“We started talking about it when we saw the need to have safe spaces. It was getting frustrating to hold events in places that we don’t own. It took perspective and vision, but we knew that we could do it.”

Involve the community

Alibo started writing proposals to sponsors in 2017. She found land and the following year started launching the project. It funded online and received support from Abloh and locally present brands such as Space Accra, Tony’s Chocolonely, Wonders Around the World, Vans, French Development Agency and others. Surf Ghana also did fashion collaborations with Abloh’s Off-White label and Daily Paper, which helped raise funds to build the premises and pay for supplies.

It took 24 days to build Freedom Park at a cost of around R930,000. The park was designed in partnership with Accra-based architecture and design studio Limbo, who also provided Alibo and his team with a blueprint for future skateparks. And Wonders Around the World brought in volunteers from around the world to help build the skatepark and run a month-long workshop.

“We did exactly what we planned and developed other spaces like the community garden, the Wi-Fi Café and the skate shop. We wanted to build a skate park and then work with the community on other projects around that. space. We didn’t want to build everything and have people use the space, we wanted to involve the community in the process of creating and developing the space. We want to create a virtuous ecosystem where there is no is not just about developing sports or athletes but also creating job opportunities in Accra – in coaching, journalism, photography and film making through sport Having this skatepark and the people involved will create naturally jobs and will benefit young people.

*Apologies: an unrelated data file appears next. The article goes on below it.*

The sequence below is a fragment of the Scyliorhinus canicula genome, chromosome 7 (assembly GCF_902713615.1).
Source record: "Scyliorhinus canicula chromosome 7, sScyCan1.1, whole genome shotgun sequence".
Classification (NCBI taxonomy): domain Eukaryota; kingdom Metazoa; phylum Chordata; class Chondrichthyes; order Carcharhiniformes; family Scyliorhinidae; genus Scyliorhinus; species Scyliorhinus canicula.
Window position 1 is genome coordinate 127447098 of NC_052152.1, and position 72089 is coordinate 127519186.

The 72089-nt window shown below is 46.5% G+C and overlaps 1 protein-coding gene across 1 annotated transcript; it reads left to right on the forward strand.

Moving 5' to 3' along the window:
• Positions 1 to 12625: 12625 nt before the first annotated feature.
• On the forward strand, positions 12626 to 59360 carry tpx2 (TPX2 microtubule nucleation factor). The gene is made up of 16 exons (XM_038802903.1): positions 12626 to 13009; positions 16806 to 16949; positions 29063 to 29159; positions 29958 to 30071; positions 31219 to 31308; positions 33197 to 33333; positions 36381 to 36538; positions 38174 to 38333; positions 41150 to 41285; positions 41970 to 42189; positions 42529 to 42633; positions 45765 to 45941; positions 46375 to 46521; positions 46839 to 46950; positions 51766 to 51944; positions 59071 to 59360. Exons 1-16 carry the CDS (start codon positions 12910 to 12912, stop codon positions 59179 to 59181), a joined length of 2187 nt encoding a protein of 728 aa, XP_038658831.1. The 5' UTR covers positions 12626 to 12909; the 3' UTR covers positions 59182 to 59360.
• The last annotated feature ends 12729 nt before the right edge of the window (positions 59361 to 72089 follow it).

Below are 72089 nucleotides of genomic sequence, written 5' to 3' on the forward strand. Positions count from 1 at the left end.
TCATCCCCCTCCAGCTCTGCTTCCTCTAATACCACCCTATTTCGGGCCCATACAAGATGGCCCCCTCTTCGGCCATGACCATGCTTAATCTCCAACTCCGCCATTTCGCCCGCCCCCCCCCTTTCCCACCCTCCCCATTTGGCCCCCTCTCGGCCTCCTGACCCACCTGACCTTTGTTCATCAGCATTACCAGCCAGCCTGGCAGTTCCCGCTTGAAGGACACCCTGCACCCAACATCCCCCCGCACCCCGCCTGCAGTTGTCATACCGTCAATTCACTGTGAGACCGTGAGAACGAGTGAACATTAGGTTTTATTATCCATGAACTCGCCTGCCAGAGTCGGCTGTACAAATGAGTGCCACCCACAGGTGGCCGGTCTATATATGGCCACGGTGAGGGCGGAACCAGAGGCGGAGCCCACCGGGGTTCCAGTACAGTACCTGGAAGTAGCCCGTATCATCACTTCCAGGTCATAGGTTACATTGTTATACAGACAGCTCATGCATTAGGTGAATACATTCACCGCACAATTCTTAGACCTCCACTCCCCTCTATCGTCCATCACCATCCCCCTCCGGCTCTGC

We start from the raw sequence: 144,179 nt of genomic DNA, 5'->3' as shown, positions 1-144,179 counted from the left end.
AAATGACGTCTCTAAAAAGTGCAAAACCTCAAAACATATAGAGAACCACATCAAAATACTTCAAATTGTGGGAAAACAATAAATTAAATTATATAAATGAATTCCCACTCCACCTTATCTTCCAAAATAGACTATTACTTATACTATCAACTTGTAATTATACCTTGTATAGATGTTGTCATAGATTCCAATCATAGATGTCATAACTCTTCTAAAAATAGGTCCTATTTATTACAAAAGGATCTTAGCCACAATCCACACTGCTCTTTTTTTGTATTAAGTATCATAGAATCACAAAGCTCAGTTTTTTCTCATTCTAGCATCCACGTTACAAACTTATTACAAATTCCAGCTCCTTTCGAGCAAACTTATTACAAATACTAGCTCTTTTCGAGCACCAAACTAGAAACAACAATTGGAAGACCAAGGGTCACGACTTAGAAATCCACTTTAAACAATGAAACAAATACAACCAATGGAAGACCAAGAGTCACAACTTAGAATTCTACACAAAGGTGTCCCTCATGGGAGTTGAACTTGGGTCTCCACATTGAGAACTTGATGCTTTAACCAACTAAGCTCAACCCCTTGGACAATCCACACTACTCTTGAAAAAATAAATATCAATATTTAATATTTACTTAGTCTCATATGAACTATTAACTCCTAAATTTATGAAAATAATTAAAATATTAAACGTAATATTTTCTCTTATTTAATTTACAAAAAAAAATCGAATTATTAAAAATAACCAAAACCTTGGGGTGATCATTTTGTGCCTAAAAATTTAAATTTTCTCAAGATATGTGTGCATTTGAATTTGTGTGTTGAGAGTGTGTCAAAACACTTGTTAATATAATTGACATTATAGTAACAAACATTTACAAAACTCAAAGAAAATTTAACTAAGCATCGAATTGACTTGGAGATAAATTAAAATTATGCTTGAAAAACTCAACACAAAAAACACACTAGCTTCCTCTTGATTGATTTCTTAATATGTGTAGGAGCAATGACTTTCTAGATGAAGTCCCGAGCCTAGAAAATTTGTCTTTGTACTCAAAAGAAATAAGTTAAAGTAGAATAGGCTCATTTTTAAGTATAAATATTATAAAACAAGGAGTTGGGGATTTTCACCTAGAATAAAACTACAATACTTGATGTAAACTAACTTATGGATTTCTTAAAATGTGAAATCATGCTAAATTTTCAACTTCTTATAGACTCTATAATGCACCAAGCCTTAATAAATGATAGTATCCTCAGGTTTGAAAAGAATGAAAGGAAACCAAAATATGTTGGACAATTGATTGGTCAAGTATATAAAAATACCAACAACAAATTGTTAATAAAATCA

Since its completion, the skatepark has become a popular tourist spot. It has received a lot of media attention and attracts visitors from all over the world, including internationally renowned musicians. Kendrick Lamar and Chance the rapper. Lamar, the Grammy Award-winning rapper and winner of the 2018 Pulitzer Prize for Music, shot part of his Spotify documentary in the skatepark during his visit to Ghana in May.

The skatepark with its Wi-Fi cafe and skate shop has not only given young Ghanaians in the area an outlet through skating, it has also provided job opportunities. With this momentum, Alibo hopes Ghana will produce world-class skaters who will compete on the world stage.

“The skatepark opened more dialogue between the institutions and we were able to create a federative structure. In the future, the federation will help us to participate in competitions abroad, whether in Africa, Europe or the States We can develop to international athletes who can compete in the [Olympic] Games to show what Ghanaians can do. Even though it’s a new sport, the children are really good and they learn very quickly. As soon as you have sports infrastructure, people will train and get better and that will put Ghana on the map.”

Comments are closed.